The Seychelles delegation also took the opportunity to call for an acceleration of the process to resolve the crisis in Madagascar through full implementation of the SADC Roadmap. As chairman of the Indian Ocean Commission, President Michel called on all partners to strengthen the support to Madagascar to prepare the way for free and fair elections to mark the conclusion of the crisis.

The President stated that Seychelles was seizing the moment to re-engage with the African Union, to contribute towards a second liberation for Africa – that of ‘true economic liberation.’ As part of this process, the Seychelles government has announced its decision to open an Embassy in Addis Ababa. – source PMAESA Newsletter No.42


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Don’t reach for your Blackberries to point out the spelling. The ship in this picture is indeed named SANSIBAR (6478-gt, built 2008) and has recently been deployed on a new service between Durban and the Democratic Republic of Congo (DRC), operating a monthly rotation with calls at Boma and Matadi with Walvis Bay on inducement. Judging by her cargo as she sailed from Durban it seems the operators may have a way to go before declaring the new service a success. Picture by Trevor Jones

IMO Secretary-General launches ‘Accident Zero’ initiative

IMO Secretary-General Koji Sekimizu, during his closing address to the International Association of Marine Aids to Navigation and Lighthouse Authorities (IALA) VTS (Vessel Traffic Services) Symposium in Istanbul, Turkey, (14 September 2012), praised the safety record of the Turkish Straits VTS, which came into service in 2003, and encouraged IALA and VTS operators to undertake an initiative in which ports, harbours, straits and sea areas with VTS would count, and publicise, the number of consecutive accident-free days.

Mr Sekimizu said that since the introduction of the advanced VTS in the Strait of Istanbul, the Strait of Canakkale, and the Marmara Sea, there had been no major accident and it had been a significant achievement to maintain such a record over nearly a decade. He added that, in order to promote safety and encourage all parties involved, a clear concept – akin to a corporate safety culture – for all those with an interest in safe navigation in the Straits, and in areas covered by VTS, should be created to ensure that everybody is working together to achieve a common objective....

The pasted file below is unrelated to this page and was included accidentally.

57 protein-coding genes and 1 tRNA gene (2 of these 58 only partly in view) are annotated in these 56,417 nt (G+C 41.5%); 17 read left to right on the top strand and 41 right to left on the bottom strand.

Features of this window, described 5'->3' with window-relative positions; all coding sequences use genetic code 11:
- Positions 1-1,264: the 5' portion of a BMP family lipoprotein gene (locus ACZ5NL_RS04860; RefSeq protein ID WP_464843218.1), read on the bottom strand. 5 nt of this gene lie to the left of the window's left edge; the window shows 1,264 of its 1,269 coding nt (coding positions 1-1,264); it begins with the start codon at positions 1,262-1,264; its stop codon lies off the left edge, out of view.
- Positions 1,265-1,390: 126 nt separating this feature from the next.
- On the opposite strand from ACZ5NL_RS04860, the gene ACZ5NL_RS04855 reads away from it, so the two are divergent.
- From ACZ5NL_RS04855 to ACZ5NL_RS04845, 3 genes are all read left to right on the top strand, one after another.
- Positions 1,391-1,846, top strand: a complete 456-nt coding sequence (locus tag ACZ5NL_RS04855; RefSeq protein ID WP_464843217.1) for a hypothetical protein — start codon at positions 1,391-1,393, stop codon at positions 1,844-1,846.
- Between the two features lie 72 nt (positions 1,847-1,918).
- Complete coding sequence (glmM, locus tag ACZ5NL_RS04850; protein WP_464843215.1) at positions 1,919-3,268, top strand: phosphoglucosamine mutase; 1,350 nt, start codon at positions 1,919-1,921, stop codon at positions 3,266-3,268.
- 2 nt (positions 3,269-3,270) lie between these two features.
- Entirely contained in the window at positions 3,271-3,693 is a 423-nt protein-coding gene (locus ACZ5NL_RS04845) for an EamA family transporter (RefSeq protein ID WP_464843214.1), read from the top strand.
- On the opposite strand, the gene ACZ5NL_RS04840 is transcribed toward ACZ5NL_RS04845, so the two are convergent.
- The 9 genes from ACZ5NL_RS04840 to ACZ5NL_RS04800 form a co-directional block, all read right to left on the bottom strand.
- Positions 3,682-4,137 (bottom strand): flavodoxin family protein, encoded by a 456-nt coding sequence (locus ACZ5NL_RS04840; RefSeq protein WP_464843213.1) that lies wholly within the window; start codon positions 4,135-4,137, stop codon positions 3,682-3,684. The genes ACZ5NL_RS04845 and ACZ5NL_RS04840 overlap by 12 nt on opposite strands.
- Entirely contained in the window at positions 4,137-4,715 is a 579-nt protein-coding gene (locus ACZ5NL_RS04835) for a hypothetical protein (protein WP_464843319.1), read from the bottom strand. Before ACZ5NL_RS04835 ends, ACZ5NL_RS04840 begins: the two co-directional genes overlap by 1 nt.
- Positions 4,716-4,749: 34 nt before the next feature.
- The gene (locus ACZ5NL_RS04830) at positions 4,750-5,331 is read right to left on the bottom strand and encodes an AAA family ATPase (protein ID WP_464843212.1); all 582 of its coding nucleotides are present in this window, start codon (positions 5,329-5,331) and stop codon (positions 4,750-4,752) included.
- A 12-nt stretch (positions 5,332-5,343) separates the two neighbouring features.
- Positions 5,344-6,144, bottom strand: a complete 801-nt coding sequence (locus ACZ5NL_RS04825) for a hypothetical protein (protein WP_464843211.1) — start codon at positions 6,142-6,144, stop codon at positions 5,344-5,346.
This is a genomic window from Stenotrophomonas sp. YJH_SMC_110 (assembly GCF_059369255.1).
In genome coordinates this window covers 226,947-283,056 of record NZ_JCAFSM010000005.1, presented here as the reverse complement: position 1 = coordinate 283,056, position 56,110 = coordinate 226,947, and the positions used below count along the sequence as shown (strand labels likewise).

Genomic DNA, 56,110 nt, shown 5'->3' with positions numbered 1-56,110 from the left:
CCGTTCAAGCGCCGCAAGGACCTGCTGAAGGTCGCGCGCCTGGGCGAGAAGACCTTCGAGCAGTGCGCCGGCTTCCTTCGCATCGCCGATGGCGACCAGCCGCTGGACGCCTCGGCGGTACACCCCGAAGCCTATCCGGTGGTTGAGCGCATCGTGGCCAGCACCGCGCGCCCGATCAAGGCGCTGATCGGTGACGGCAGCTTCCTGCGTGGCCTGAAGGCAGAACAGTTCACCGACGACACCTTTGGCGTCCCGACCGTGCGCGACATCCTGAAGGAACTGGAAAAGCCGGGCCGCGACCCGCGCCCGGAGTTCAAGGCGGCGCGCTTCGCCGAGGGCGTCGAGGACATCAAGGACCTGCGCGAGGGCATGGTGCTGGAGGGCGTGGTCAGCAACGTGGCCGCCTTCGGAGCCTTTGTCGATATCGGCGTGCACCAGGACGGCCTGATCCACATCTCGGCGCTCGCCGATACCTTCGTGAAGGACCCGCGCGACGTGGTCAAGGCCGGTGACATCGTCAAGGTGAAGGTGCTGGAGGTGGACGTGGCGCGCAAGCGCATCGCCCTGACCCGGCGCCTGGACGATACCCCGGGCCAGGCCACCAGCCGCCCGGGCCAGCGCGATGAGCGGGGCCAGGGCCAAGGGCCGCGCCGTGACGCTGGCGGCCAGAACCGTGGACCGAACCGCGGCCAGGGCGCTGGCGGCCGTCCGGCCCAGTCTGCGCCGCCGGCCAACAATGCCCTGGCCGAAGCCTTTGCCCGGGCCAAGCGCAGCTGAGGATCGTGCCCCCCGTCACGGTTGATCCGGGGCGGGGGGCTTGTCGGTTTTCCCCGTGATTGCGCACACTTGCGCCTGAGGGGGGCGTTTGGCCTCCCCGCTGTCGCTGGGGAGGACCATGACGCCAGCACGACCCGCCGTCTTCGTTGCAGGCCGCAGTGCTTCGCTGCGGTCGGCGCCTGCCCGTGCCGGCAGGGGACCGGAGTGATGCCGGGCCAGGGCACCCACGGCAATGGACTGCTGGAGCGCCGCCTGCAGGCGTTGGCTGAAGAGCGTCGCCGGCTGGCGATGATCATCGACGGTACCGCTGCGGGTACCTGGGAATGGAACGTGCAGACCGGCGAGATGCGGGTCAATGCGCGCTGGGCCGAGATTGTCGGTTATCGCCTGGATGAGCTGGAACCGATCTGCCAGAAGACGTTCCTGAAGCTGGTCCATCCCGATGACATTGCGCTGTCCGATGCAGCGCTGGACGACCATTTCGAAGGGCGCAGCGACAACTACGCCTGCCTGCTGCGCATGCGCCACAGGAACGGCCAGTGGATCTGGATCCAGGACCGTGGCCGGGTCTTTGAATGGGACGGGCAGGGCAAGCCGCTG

....Mr. Sekimizu asked IALA to consider this concept and develop, together with him, an 'Accident Zero' campaign worldwide, and to start this campaign from Istanbul.... Source: Extracts from International Maritime Organisation (www.imo.org) Briefing No.36 dated 18 September 2012 and GAC


Barloworld Logistics says it is well placed to help Asia develop trade with Africa

According to South African logistics company Barloworld Logistics, it is well placed to help Asia with its trade across the African continent. “Barloworld is well placed to help with the opportunities that will develop across the continent and on key trade lanes.”

The statement followed China’s announcement to 48 African nations that it plans new measures to promote further co-operation with Africa. China’s statement came in Beijing at the 4th Forum on China-Africa Cooperation (FOCAC), when a Chinese spokesman described initiatives that include development assistance, credit and financing, training and trade co-operation.

Trade between China and Africa reached a record high of US$166.3 billion in 2011, an increase of 83% from 2009. China's direct investment in Africa in 2011 reached $14.7 billion, up 60 per cent when compared to 2009.

“China is Africa's largest trading partner after the EU, and demand and the new initiatives announced at FOCAC demonstrate the country's long-term commitment to supporting development across the continent,” said William Tang, managing director for Barloworld Logistics' Far East business. Chinese companies are investing in projects across a range of industries including energy, aviation, construction and manufacturing throughout Africa. Demand for Chinese goods and products has also grown among African consumers, Tang said.